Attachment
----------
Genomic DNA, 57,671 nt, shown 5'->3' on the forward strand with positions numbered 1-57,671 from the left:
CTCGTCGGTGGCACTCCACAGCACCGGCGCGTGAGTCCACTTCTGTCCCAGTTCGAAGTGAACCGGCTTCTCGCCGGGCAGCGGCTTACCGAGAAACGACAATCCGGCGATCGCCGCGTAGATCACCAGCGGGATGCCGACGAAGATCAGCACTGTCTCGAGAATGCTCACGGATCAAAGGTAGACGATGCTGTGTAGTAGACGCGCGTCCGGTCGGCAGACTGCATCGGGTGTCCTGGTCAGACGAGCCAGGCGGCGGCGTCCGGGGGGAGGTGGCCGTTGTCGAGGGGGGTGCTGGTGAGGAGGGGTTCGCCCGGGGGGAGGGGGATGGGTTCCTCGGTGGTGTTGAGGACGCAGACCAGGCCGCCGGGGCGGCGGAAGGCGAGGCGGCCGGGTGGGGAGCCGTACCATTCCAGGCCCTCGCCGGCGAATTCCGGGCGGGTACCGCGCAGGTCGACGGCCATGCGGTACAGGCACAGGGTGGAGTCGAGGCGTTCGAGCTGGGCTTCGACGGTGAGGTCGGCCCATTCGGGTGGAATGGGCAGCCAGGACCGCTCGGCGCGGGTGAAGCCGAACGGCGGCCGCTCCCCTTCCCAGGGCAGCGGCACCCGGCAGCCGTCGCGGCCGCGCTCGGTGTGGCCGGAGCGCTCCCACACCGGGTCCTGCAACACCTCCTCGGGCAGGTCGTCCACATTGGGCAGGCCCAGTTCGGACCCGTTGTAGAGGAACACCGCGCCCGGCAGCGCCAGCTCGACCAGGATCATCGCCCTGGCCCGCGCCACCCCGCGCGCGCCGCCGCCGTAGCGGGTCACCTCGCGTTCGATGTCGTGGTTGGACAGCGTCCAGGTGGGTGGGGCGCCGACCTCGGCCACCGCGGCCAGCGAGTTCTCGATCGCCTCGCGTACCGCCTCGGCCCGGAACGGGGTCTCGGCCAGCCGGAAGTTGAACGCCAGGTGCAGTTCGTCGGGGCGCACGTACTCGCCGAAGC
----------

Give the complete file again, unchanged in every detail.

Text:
Genomic DNA, 57,671 nt, shown 5'->3' on the forward strand with positions numbered 1-57,671 from the left:
CTCGTCGGTGGCACTCCACAGCACCGGCGCGTGAGTCCACTTCTGTCCCAGTTCGAAGTGAACCGGCTTCTCGCCGGGCAGCGGCTTACCGAGAAACGACAATCCGGCGATCGCCGCGTAGATCACCAGCGGGATGCCGACGAAGATCAGCACTGTCTCGAGAATGCTCACGGATCAAAGGTAGACGATGCTGTGTAGTAGACGCGCGTCCGGTCGGCAGACTGCATCGGGTGTCCTGGTCAGACGAGCCAGGCGGCGGCGTCCGGGGGGAGGTGGCCGTTGTCGAGGGGGGTGCTGGTGAGGAGGGGTTCGCCCGGGGGGAGGGGGATGGGTTCCTCGGTGGTGTTGAGGACGCAGACCAGGCCGCCGGGGCGGCGGAAGGCGAGGCGGCCGGGTGGGGAGCCGTACCATTCCAGGCCCTCGCCGGCGAATTCCGGGCGGGTACCGCGCAGGTCGACGGCCATGCGGTACAGGCACAGGGTGGAGTCGAGGCGTTCGAGCTGGGCTTCGACGGTGAGGTCGGCCCATTCGGGTGGAATGGGCAGCCAGGACCGCTCGGCGCGGGTGAAGCCGAACGGCGGCCGCTCCCCTTCCCAGGGCAGCGGCACCCGGCAGCCGTCGCGGCCGCGCTCGGTGTGGCCGGAGCGCTCCCACACCGGGTCCTGCAACACCTCCTCGGGCAGGTCGTCCACATTGGGCAGGCCCAGTTCGGACCCGTTGTAGAGGAACACCGCGCCCGGCAGCGCCAGCTCGACCAGGATCATCGCCCTGGCCCGCGCCACCCCGCGCGCGCCGCCGCCGTAGCGGGTCACCTCGCGTTCGATGTCGTGGTTGGACAGCGTCCAGGTGGGTGGGGCGCCGACCTCGGCCACCGCGGCCAGCGAGTTCTCGATCGCCTCGCGTACCGCCTCGGCCCGGAACGGGGTCTCGGCCAGCCGGAAGTTGAACGCCAGGTGCAGTTCGTCGGGGCGCACGTACTCGCCGAAGC